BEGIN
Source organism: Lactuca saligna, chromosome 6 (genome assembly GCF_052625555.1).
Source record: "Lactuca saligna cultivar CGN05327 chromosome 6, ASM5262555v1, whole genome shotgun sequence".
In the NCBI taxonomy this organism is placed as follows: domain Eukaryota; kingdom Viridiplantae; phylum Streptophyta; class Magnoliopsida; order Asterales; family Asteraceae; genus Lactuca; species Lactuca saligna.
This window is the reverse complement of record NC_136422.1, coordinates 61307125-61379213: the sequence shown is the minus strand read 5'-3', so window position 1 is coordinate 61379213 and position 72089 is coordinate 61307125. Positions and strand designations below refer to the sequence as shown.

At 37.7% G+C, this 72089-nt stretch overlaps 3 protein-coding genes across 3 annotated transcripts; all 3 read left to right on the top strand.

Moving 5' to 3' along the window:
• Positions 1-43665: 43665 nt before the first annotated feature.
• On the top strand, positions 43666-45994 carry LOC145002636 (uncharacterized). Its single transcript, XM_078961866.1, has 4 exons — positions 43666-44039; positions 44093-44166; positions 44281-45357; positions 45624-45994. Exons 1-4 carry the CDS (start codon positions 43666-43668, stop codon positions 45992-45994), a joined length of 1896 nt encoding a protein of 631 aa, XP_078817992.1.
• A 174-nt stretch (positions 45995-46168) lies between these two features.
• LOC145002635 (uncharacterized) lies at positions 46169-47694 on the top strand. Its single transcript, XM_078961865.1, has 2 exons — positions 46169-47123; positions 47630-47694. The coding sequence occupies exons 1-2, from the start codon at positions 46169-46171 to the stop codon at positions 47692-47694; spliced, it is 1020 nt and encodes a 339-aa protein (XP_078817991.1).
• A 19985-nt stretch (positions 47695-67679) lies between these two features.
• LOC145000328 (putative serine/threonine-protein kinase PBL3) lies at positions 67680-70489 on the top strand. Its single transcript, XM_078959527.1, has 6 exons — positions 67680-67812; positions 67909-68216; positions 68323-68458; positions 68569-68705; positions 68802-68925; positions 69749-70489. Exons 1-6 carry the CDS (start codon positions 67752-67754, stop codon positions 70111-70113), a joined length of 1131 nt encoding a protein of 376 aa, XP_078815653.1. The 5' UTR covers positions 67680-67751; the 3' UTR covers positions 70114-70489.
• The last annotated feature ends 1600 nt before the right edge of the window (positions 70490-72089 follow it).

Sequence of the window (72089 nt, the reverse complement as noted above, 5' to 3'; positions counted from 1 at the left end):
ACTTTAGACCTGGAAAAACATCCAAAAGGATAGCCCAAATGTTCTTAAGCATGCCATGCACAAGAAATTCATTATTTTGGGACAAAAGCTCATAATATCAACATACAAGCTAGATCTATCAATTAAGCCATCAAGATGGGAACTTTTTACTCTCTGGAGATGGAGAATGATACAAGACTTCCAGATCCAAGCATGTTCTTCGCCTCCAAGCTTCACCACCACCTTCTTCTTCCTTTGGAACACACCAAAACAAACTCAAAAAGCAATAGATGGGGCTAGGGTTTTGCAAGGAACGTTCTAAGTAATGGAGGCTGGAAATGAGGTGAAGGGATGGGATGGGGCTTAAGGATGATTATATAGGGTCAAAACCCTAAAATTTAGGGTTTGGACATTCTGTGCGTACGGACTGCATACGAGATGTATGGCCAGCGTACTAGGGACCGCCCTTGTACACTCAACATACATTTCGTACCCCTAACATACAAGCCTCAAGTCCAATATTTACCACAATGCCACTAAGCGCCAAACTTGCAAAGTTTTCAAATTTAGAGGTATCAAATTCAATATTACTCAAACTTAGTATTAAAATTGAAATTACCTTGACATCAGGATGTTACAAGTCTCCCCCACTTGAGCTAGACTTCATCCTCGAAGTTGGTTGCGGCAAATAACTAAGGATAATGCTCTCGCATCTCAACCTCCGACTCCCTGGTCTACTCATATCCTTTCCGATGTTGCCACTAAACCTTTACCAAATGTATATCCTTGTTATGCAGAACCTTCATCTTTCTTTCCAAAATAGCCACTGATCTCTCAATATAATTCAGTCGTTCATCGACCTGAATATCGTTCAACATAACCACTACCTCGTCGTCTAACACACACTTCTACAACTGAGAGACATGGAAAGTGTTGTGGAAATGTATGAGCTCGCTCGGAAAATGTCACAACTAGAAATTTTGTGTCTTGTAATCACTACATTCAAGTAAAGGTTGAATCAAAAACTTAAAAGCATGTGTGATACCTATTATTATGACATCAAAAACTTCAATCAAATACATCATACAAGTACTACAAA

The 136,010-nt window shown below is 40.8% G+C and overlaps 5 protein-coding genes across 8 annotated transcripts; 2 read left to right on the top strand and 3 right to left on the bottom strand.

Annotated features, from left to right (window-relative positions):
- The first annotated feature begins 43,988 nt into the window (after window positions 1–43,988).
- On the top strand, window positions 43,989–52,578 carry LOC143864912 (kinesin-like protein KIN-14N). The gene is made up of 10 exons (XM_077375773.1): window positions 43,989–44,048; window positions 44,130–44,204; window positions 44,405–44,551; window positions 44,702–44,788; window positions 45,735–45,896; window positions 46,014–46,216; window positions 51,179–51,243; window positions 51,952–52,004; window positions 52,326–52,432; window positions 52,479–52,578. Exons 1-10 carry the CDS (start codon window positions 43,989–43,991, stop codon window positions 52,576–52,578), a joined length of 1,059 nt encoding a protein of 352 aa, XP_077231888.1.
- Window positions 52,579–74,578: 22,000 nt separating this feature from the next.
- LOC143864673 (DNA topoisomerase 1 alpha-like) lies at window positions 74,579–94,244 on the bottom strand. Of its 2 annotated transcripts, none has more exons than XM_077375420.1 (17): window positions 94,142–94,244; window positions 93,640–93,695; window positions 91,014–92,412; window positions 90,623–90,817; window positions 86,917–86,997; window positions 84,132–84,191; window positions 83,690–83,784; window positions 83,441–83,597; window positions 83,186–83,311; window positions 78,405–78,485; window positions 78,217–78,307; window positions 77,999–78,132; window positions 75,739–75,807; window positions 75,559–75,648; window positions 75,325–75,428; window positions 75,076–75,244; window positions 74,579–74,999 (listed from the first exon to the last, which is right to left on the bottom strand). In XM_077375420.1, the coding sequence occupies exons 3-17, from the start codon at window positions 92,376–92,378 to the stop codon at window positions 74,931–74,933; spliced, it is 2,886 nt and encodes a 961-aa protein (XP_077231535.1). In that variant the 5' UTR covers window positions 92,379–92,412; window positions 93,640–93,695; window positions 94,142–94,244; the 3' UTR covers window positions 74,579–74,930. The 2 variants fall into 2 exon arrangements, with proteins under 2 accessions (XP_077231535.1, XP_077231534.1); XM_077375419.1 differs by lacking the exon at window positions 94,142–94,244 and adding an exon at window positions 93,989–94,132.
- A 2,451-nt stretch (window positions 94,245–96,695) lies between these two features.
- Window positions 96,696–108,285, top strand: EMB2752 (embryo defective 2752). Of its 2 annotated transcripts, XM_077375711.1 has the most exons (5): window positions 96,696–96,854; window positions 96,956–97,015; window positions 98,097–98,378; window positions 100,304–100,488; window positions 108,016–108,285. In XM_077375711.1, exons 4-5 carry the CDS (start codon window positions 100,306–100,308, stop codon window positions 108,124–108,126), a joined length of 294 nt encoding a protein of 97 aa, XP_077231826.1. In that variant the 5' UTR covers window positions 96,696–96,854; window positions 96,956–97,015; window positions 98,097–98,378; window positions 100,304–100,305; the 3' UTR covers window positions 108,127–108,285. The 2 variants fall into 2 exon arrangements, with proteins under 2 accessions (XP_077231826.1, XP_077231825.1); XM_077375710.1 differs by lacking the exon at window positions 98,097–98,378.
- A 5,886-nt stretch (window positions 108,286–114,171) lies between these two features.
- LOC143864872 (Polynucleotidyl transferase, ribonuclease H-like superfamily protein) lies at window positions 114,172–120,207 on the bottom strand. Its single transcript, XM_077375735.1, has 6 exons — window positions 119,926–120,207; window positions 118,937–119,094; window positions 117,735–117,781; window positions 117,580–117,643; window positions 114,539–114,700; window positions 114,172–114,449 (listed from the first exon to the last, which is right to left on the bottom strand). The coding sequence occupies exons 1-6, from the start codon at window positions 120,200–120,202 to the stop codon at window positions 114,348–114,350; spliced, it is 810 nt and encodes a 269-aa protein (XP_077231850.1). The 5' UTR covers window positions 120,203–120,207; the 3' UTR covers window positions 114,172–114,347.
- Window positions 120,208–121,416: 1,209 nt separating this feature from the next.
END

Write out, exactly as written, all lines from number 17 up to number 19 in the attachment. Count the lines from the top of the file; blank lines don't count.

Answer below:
Annotated features, from left to right (window-relative positions):
- The first annotated feature begins 43,988 nt into the window (after window positions 1–43,988).
- On the top strand, window positions 43,989–52,578 carry LOC143864912 (kinesin-like protein KIN-14N). The gene is made up of 10 exons (XM_077375773.1): window positions 43,989–44,048; window positions 44,130–44,204; window positions 44,405–44,551; window positions 44,702–44,788; window positions 45,735–45,896; window positions 46,014–46,216; window positions 51,179–51,243; window positions 51,952–52,004; window positions 52,326–52,432; window positions 52,479–52,578. Exons 1-10 carry the CDS (start codon window positions 43,989–43,991, stop codon window positions 52,576–52,578), a joined length of 1,059 nt encoding a protein of 352 aa, XP_077231888.1.